For affluent investors, the relationship with an advisor is a complicated one.
Investors who make full use of the investment opportunities in the market call upon their advisor to manage dozens of different investments requiring frequent shifts in allocation. It requires both time and a careful analysis of the markets involved.
But few investors turn over all of their assets to advisors. There are some products investors prefer to manage while handing over other products to their advisor.
While each investor-advisor relationship is different, there are trends in terms of which assets investors prefer to handle. Spectrem’s latest study on the wealthiest investors examines those trends and comes up with insights that help advisors understand how investors choose which funds are managed by the advisor and which are managed by the investor.
In The Wealthiest Americans, Spectrem studied investors with a net worth of more than $25 million, examining virtually every facet of their financial lives. Included in the study were questions regarding managing their money, and how that task is split between investor and advisor.
The question put to the investors was: “Who is primarily responsible for managing this money?” The question was asked about several different product types, from corporate bonds to precious metals.
Among the wealthiest investors, the majority manage the different funds themselves, but the percentages run from 56 percent (handling municipal bonds and municipal bond mutual funds) to 72 percent (managing hedge funds).
The question advisors need to ask themselves is why? Why do investors prefer to handle certain funds themselves? Is the cost of advisor services the main culprit, even for investors with significant wealth?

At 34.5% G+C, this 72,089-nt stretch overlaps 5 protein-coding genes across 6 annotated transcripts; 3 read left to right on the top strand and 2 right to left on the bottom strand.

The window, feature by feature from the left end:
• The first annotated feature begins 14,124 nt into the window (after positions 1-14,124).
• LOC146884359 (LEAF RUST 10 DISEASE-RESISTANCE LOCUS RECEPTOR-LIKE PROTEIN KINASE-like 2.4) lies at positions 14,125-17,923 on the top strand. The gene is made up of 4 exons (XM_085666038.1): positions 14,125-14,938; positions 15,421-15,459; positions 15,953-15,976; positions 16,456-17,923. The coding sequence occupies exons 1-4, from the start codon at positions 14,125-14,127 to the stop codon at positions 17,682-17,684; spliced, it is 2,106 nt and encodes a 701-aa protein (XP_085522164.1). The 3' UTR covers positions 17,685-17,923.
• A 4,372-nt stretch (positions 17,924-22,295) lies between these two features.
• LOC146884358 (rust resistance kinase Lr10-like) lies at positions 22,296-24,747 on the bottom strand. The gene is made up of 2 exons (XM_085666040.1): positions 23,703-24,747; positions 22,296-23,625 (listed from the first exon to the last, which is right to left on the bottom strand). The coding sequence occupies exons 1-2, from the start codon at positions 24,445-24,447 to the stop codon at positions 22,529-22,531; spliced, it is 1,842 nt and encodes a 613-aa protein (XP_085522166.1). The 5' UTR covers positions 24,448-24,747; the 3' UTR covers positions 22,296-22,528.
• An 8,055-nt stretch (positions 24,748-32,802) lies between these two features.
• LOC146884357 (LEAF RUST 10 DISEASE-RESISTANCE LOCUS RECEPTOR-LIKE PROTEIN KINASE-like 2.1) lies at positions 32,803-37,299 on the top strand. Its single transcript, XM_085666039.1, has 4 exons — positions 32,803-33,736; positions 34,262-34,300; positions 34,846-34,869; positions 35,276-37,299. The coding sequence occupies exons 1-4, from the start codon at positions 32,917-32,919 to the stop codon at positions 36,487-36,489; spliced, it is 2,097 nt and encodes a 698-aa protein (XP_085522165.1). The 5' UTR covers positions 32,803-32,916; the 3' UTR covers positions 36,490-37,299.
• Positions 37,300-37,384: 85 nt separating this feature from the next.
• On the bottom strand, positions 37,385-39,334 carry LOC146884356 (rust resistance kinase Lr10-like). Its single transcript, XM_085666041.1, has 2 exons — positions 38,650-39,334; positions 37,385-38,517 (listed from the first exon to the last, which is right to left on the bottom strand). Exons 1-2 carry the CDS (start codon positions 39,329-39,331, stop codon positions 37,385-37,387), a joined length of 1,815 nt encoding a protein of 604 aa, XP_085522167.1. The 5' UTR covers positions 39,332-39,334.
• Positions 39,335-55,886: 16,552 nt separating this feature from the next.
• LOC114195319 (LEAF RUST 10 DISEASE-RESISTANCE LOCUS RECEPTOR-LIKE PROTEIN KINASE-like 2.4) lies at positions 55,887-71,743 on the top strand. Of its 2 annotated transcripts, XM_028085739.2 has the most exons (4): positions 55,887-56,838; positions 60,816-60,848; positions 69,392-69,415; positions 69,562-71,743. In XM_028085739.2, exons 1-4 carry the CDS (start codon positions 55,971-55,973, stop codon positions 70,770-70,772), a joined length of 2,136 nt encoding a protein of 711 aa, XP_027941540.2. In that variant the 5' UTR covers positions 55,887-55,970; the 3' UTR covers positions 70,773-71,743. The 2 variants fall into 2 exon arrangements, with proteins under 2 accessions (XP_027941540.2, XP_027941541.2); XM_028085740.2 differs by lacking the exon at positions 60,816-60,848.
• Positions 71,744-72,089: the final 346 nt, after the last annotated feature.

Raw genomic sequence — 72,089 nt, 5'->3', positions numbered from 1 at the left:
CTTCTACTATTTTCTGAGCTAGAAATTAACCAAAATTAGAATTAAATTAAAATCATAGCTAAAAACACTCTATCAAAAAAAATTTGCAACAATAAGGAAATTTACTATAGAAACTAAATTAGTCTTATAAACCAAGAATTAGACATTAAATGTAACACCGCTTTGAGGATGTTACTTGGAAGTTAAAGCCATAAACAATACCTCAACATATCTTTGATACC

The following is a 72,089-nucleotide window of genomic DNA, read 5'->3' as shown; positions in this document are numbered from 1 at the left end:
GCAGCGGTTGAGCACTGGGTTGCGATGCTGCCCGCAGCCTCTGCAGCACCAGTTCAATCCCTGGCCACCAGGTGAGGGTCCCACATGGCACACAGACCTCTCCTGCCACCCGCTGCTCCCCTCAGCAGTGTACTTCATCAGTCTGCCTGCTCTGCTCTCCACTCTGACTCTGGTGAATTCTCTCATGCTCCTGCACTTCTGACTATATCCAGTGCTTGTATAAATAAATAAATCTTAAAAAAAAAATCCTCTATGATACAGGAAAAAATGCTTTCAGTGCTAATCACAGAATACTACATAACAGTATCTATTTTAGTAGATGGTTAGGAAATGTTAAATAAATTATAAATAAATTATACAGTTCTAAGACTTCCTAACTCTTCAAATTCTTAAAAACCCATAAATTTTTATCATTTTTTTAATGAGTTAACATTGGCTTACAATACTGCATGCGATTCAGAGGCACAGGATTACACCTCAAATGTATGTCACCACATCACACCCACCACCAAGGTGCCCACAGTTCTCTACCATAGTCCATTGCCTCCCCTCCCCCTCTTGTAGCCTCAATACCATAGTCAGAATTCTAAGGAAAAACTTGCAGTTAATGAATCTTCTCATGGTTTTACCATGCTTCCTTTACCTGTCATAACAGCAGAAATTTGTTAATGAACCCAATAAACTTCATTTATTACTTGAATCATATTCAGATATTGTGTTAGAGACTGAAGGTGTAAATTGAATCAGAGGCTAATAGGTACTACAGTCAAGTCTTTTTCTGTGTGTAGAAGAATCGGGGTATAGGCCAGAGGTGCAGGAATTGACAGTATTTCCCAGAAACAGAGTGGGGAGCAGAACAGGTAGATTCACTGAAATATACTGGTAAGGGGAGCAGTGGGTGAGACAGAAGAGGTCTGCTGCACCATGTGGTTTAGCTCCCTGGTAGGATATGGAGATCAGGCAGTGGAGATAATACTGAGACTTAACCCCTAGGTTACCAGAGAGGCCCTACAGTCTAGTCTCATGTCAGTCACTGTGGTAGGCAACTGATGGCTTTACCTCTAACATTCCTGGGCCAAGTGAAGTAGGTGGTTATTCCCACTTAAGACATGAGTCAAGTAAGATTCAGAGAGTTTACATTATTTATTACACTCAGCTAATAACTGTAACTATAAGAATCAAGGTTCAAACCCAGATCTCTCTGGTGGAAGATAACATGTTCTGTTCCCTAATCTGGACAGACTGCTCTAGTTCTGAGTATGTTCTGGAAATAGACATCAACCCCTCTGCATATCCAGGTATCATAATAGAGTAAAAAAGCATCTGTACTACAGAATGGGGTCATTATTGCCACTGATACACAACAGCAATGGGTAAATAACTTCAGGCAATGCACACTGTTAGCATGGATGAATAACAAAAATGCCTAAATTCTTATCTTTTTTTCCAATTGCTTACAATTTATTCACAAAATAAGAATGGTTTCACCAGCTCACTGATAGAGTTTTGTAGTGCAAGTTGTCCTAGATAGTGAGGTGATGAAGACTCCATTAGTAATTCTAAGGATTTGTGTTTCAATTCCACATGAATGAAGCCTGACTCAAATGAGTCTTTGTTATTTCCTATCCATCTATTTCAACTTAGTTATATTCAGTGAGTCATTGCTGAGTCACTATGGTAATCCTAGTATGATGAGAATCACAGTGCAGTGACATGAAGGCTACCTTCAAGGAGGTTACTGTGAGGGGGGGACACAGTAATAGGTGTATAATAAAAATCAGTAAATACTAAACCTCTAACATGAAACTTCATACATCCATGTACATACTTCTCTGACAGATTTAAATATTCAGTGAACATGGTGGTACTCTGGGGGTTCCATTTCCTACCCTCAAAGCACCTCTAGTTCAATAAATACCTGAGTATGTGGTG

The fact of the matter is that most wealthy investors like to have a hands-on approach to their investments. According to the Spectrem study, 70 percent of the wealthiest investors enjoy investing, and that percentage increases among younger investors. They like to keep their hands in, and managing some of their investments themselves is a way to do that.
Perhaps it is the lack of fluctuation in municipal bond investing that causes investors to turn those products over to their advisor. The 56-44 split between investor control and advisor control in those products is the closest of them all, and may be a function of the fact that municipal bonds aren’t a sexy investment product. They are perceived to be stable and advisable but not particularly active.
On the other hand, 70 percent of investors manage their U.S. equity funds themselves, including stocks, mutual funds and exchanged traded funds. The activity in those markets is such that an investor could relish the opportunity to manage those funds rather than let their advisor have all the fun.
In almost every case, the older the investor, the more they are likely to manage their own accounts. For instance, while 66 percent of the wealthiest investors under the age of 51 manage their own hedge funds, 85 percent of those investors over the age of 65 do so.
That difference could be a factor of time available to manage investments. Even among the wealthiest investors, older people have more time to spend on investing than do younger people.
Top Takeaways for Advisors
This topic is all about separation of duties. Investors turn over certain asset class management to advisors for particular reasons, and it might behoove advisors to know what those reasons are. Why are investors more likely to let advisors handle municipal bonds but not equities? The answers will probably differ from client to client, but knowing the answer could make it possible to convince investors to turn over more product management to the advisor in the future.
©2016 Spectrem Group